The next month the bodies of the three disappeared were found and were tentatively identified. A news report suggested that Acosta Hernandez had directed authorities to the abandoned mine near Buenavertura, but a news release later refuted the reported fact that he knew where those bodies were.

But Acosta Hernandez was apparently at the time of he disappearance, getting his people inside military units, and probably still has some in the army to this day. Assuming the three never left army custody, which is a stretch given what is now known, what if Colonel Lujan Ruiz identified either the wrong two or two more that only Acosta Hernandez knew about reported to Acosta Hernandez what they knew. Or a new infiltrator to enter the unit after the deaths of the two men under his command?

Since, however, news reports stated the three did leave army custody and were presumably under the custody of Chihuahua state, and since the prosecutor may have had ties with La Linea, it is possible it was through those offices that Acosta Hernandez knew where the three bodies had been dumped.

A last question is why, in light of the fact the victims were left to Chihuahua state authorities would the family of the disappeared and their representatives be going after the army for information when it is at least as likely Chihuahua state government officials would know more?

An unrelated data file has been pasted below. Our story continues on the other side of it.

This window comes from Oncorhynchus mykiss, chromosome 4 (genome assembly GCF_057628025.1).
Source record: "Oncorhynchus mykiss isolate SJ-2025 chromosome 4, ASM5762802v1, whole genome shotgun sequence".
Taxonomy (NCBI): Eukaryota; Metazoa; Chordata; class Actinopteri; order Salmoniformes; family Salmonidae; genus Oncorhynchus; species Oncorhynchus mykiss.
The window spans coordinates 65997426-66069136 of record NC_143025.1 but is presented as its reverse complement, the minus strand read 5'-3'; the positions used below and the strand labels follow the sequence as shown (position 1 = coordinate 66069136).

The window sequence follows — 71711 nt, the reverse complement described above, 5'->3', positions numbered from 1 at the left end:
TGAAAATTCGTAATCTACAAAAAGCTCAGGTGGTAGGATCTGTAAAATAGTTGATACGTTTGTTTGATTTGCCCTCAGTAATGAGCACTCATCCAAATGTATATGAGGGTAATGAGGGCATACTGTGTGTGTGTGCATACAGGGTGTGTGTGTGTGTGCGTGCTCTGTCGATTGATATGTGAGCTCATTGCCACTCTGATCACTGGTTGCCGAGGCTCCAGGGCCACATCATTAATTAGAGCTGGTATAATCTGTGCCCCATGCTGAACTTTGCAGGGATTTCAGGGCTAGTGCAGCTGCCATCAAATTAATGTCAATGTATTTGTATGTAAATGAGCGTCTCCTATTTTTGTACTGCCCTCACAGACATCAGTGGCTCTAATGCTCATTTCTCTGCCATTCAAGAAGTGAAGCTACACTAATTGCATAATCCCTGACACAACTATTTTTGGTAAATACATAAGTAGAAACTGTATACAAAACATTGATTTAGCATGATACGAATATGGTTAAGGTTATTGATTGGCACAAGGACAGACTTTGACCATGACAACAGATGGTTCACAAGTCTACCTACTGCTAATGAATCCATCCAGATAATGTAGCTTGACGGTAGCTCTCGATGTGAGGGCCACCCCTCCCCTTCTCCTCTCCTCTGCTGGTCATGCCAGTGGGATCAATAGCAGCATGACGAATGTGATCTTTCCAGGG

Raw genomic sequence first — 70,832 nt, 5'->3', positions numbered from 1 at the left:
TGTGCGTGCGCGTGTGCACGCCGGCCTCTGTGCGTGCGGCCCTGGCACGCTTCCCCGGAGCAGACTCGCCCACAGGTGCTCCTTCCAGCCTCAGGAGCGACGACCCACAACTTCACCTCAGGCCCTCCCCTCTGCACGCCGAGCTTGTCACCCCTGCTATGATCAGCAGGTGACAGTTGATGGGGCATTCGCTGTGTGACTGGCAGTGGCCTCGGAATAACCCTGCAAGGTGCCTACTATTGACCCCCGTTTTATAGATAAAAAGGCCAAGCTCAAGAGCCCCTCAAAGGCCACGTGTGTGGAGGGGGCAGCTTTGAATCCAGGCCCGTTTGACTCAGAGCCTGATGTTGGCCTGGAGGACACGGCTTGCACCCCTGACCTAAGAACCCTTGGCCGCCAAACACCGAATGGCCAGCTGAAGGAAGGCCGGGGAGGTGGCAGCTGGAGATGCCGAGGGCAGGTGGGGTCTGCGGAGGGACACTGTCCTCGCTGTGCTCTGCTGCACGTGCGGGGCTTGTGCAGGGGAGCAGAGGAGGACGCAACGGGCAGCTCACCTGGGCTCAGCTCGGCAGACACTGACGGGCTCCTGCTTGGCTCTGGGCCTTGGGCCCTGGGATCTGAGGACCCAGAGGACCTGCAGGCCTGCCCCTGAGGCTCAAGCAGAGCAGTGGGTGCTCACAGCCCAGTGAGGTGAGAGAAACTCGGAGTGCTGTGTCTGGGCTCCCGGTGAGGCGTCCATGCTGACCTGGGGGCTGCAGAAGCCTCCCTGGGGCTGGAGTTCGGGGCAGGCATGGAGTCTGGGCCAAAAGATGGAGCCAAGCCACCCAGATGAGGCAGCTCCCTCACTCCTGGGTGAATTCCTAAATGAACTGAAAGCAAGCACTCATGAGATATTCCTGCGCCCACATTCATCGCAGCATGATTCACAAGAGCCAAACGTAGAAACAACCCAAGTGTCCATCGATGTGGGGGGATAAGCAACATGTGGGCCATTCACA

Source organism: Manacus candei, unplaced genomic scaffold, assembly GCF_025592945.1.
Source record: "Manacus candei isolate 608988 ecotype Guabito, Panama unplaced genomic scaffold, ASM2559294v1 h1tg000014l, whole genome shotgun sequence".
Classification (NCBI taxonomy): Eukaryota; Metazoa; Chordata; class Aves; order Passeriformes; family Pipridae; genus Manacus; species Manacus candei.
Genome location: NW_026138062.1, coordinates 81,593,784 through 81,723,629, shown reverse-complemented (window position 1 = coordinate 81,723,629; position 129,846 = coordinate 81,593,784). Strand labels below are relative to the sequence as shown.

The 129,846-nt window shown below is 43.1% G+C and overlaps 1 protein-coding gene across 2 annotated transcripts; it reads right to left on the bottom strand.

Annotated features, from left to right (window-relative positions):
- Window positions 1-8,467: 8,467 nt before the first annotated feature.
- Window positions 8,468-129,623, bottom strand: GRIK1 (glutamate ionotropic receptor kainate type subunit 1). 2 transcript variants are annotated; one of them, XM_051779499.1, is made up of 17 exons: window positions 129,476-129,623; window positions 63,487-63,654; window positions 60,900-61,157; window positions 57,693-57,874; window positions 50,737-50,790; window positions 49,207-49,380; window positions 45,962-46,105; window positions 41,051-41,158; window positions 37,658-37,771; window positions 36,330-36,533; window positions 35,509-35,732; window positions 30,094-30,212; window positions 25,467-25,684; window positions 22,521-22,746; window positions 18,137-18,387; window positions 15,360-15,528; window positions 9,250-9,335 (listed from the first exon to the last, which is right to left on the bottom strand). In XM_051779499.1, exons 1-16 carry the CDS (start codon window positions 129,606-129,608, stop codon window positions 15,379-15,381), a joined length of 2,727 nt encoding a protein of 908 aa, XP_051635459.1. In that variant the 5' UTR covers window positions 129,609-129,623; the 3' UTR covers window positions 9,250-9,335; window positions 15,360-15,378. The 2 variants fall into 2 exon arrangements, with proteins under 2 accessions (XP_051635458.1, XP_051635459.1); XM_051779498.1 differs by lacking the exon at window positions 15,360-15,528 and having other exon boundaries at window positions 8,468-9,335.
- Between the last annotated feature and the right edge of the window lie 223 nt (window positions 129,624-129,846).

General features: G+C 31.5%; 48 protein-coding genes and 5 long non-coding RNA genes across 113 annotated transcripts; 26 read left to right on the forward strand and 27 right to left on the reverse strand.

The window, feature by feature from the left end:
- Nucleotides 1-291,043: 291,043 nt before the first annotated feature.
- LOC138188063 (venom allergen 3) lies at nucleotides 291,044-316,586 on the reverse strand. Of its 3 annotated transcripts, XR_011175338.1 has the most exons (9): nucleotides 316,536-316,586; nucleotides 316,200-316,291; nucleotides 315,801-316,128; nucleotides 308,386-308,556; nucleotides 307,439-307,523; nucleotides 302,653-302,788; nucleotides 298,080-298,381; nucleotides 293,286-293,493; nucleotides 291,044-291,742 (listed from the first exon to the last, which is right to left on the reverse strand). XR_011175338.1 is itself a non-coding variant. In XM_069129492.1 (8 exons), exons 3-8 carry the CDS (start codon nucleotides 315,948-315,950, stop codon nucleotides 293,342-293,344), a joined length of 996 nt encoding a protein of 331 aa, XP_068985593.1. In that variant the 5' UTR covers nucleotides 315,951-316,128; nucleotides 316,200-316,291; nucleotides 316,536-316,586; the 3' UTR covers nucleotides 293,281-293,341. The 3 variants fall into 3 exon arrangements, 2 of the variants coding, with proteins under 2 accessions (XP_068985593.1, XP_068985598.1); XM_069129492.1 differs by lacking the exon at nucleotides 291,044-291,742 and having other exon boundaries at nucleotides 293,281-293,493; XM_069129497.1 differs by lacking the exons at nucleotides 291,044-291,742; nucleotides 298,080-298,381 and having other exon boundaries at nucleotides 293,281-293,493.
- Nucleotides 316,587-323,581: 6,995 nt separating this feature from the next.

The Procuradoria General Republica (PGR) had throughout the case consistently declined investigation or prosecution in favor of military proceedings, which until last year was de riguer for such cases involving the military and civilians. The case, however eventually made its way to the Inter-American Court of Human Rights in Washington DC.

A July, 2011 decision of the Mexican Supreme Court ruled that when a civilian is involved with wrongdoing by the military, investigations and prosecutions must be made by civil, not military authorities. The chief justice of the court Juan Silva Meza later walked back the ruling saying federal judges have total discretion, as to whether a case gets moved to civilian courts.

On February 9th a meeting of officials with Secretaria de Gobiernacion (SEGOB) recommended the case be turned over to the PGR.

If the PGR does move vigorously on the case it will conceivably bring Ms. Gonzalez back under investigation, if it turns out agencies under her command knew or covered up the disappearances of the three victims.

That may not means that Ms. Gonzalez was privvy to those actions,but it doesn't rule out any delegates under her administration weren't.

Chris Covert writes Mexican Drug War and national political news for